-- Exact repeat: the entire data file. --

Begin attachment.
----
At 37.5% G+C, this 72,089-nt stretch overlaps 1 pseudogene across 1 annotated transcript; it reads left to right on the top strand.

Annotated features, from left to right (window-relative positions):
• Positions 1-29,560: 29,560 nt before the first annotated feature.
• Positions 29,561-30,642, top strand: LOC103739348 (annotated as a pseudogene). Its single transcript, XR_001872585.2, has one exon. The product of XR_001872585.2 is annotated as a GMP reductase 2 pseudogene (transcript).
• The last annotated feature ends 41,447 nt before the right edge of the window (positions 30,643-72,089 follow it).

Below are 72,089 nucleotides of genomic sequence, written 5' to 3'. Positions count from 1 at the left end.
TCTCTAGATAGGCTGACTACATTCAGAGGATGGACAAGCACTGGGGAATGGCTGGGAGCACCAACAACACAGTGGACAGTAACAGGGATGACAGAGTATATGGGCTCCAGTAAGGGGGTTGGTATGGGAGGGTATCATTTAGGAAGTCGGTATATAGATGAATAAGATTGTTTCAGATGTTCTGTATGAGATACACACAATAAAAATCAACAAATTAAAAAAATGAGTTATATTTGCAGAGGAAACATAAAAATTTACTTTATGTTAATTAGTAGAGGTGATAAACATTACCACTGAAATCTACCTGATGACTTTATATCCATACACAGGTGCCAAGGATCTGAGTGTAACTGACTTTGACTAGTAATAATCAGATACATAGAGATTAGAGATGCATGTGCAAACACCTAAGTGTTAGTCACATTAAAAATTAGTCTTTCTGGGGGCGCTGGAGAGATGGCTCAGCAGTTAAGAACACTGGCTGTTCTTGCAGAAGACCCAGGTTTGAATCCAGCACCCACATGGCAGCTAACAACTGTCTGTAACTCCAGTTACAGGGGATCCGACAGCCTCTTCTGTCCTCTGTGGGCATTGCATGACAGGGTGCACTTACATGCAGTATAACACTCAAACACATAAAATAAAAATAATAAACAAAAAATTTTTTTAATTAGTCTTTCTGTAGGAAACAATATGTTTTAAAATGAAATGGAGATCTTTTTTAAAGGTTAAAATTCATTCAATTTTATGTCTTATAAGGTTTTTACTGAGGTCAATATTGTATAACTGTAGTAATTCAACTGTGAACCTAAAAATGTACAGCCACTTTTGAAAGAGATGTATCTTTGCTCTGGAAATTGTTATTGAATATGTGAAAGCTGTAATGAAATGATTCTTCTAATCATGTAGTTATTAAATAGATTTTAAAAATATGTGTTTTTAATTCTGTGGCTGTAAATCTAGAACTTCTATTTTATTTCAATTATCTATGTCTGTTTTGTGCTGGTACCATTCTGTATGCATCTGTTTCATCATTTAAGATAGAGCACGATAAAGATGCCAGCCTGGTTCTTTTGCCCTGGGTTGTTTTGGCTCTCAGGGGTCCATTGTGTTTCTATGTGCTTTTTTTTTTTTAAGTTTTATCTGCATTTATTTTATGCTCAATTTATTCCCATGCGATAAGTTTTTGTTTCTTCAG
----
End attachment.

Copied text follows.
At 37.5% G+C, this 72,089-nt stretch overlaps 1 pseudogene across 1 annotated transcript; it reads left to right on the top strand.

Annotated features, from left to right (window-relative positions):
• Positions 1-29,560: 29,560 nt before the first annotated feature.
• Positions 29,561-30,642, top strand: LOC103739348 (annotated as a pseudogene). Its single transcript, XR_001872585.2, has one exon. The product of XR_001872585.2 is annotated as a GMP reductase 2 pseudogene (transcript).
• The last annotated feature ends 41,447 nt before the right edge of the window (positions 30,643-72,089 follow it).

Below are 72,089 nucleotides of genomic sequence, written 5' to 3'. Positions count from 1 at the left end.
TCTCTAGATAGGCTGACTACATTCAGAGGATGGACAAGCACTGGGGAATGGCTGGGAGCACCAACAACACAGTGGACAGTAACAGGGATGACAGAGTATATGGGCTCCAGTAAGGGGGTTGGTATGGGAGGGTATCATTTAGGAAGTCGGTATATAGATGAATAAGATTGTTTCAGATGTTCTGTATGAGATACACACAATAAAAATCAACAAATTAAAAAAATGAGTTATATTTGCAGAGGAAACATAAAAATTTACTTTATGTTAATTAGTAGAGGTGATAAACATTACCACTGAAATCTACCTGATGACTTTATATCCATACACAGGTGCCAAGGATCTGAGTGTAACTGACTTTGACTAGTAATAATCAGATACATAGAGATTAGAGATGCATGTGCAAACACCTAAGTGTTAGTCACATTAAAAATTAGTCTTTCTGGGGGCGCTGGAGAGATGGCTCAGCAGTTAAGAACACTGGCTGTTCTTGCAGAAGACCCAGGTTTGAATCCAGCACCCACATGGCAGCTAACAACTGTCTGTAACTCCAGTTACAGGGGATCCGACAGCCTCTTCTGTCCTCTGTGGGCATTGCATGACAGGGTGCACTTACATGCAGTATAACACTCAAACACATAAAATAAAAATAATAAACAAAAAATTTTTTTAATTAGTCTTTCTGTAGGAAACAATATGTTTTAAAATGAAATGGAGATCTTTTTTAAAGGTTAAAATTCATTCAATTTTATGTCTTATAAGGTTTTTACTGAGGTCAATATTGTATAACTGTAGTAATTCAACTGTGAACCTAAAAATGTACAGCCACTTTTGAAAGAGATGTATCTTTGCTCTGGAAATTGTTATTGAATATGTGAAAGCTGTAATGAAATGATTCTTCTAATCATGTAGTTATTAAATAGATTTTAAAAATATGTGTTTTTAATTCTGTGGCTGTAAATCTAGAACTTCTATTTTATTTCAATTATCTATGTCTGTTTTGTGCTGGTACCATTCTGTATGCATCTGTTTCATCATTTAAGATAGAGCACGATAAAGATGCCAGCCTGGTTCTTTTGCCCTGGGTTGTTTTGGCTCTCAGGGGTCCATTGTGTTTCTATGTGCTTTTTTTTTTTTAAGTTTTATCTGCATTTATTTTATGCTCAATTTATTCCCATGCGATAAGTTTTTGTTTCTTCAG